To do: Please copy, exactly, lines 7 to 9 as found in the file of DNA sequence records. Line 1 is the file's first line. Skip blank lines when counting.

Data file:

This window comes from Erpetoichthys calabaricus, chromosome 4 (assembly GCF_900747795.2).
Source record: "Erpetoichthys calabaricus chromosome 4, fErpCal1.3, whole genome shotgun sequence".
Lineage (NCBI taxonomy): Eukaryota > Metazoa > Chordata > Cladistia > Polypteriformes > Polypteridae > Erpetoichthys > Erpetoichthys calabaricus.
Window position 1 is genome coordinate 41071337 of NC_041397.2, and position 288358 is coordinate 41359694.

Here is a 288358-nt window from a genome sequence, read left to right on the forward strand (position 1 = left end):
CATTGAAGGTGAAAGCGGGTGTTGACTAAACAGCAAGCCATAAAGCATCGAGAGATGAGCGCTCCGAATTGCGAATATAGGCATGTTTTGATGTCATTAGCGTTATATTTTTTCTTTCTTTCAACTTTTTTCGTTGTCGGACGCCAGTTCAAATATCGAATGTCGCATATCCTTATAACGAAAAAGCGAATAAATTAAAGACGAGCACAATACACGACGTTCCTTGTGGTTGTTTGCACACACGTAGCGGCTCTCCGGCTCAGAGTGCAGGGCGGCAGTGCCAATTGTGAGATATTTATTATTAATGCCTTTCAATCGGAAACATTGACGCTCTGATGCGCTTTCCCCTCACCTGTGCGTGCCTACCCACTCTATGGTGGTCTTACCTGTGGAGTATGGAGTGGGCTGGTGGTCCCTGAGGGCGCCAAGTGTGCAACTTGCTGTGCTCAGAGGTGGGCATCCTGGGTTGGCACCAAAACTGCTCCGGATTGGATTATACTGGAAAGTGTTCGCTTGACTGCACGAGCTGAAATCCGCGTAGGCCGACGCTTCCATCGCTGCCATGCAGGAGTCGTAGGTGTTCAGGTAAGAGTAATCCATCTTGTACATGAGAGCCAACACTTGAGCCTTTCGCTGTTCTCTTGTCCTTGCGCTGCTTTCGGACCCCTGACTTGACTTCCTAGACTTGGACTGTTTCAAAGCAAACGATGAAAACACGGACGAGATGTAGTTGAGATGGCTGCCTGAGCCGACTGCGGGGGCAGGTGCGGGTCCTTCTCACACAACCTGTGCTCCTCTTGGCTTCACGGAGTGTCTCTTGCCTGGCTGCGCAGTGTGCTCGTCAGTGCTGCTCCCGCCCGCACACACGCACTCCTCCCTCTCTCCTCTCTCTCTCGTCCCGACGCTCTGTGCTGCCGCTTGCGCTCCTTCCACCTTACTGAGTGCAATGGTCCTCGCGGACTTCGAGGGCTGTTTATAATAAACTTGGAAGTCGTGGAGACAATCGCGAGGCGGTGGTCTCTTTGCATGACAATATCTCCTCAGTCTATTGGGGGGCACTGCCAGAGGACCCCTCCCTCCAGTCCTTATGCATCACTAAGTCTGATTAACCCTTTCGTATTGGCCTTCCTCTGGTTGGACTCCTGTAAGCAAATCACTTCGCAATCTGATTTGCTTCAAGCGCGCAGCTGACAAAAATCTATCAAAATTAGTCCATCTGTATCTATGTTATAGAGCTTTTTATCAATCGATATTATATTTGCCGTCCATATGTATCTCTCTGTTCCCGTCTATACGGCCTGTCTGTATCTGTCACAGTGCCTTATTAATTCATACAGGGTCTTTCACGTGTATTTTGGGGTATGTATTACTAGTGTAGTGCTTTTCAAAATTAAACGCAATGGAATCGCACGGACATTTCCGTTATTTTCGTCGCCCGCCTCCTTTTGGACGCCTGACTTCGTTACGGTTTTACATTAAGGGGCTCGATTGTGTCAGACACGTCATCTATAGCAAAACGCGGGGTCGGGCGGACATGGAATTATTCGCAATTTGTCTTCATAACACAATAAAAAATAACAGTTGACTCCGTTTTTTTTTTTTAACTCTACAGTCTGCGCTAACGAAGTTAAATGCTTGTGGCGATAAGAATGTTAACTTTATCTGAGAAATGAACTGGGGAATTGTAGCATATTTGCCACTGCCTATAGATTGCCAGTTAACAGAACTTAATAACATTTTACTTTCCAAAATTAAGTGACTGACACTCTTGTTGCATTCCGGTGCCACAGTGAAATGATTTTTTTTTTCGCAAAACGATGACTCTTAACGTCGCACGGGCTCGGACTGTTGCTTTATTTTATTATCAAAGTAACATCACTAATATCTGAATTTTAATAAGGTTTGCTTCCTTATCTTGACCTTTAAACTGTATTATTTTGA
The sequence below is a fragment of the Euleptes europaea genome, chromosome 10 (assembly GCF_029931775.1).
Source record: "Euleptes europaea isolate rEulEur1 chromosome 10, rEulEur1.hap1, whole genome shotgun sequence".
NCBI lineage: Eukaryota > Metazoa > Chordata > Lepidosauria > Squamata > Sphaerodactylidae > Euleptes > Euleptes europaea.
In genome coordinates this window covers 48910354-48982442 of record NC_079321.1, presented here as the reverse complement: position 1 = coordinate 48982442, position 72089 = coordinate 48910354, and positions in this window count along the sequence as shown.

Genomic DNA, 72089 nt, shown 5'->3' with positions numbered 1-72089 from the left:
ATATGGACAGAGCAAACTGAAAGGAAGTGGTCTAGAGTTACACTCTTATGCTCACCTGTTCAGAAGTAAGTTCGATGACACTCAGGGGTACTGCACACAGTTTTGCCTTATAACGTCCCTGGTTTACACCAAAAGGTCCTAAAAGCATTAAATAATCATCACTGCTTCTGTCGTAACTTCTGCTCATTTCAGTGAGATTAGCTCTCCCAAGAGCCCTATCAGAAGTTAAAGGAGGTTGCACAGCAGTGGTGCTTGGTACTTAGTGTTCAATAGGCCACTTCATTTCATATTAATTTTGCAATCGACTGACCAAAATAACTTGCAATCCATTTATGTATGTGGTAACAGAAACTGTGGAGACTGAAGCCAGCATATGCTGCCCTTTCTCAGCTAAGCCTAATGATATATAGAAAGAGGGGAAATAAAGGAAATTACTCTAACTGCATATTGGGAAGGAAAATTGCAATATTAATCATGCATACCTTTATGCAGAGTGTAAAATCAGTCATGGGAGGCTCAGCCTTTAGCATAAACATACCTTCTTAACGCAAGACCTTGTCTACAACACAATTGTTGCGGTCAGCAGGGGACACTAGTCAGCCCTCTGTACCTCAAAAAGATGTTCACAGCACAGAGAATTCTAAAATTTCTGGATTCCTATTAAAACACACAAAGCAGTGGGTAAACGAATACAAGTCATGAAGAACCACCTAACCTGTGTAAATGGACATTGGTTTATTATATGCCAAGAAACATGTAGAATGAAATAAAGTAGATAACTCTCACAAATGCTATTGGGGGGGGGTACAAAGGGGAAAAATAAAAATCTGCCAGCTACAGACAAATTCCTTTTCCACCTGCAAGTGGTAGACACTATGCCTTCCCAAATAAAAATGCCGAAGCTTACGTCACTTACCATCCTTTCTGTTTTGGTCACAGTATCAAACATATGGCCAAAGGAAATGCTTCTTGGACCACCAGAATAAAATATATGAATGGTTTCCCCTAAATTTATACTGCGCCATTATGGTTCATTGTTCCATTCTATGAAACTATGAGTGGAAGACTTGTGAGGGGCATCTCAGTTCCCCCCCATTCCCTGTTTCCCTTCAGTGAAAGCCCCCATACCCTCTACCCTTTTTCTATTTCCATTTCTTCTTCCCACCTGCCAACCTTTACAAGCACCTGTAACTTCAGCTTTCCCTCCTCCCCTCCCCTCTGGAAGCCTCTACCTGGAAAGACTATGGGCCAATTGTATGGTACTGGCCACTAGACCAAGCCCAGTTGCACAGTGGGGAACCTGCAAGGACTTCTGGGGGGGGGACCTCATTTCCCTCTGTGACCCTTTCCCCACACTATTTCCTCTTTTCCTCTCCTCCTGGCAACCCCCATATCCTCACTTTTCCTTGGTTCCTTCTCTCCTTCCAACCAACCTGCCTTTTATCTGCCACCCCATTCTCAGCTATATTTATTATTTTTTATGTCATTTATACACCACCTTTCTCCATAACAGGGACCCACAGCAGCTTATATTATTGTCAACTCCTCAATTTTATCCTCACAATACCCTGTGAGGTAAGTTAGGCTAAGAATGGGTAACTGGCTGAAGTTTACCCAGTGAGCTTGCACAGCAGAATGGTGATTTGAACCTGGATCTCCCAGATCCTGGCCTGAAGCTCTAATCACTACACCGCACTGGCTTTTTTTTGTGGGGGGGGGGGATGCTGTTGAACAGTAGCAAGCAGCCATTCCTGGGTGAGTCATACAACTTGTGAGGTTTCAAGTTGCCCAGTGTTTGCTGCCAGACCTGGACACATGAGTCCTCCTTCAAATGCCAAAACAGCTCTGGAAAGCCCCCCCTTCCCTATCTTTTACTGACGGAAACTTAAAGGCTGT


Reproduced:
The sequence below is a fragment of the Euleptes europaea genome, chromosome 10 (assembly GCF_029931775.1).
Source record: "Euleptes europaea isolate rEulEur1 chromosome 10, rEulEur1.hap1, whole genome shotgun sequence".
NCBI lineage: Eukaryota > Metazoa > Chordata > Lepidosauria > Squamata > Sphaerodactylidae > Euleptes > Euleptes europaea.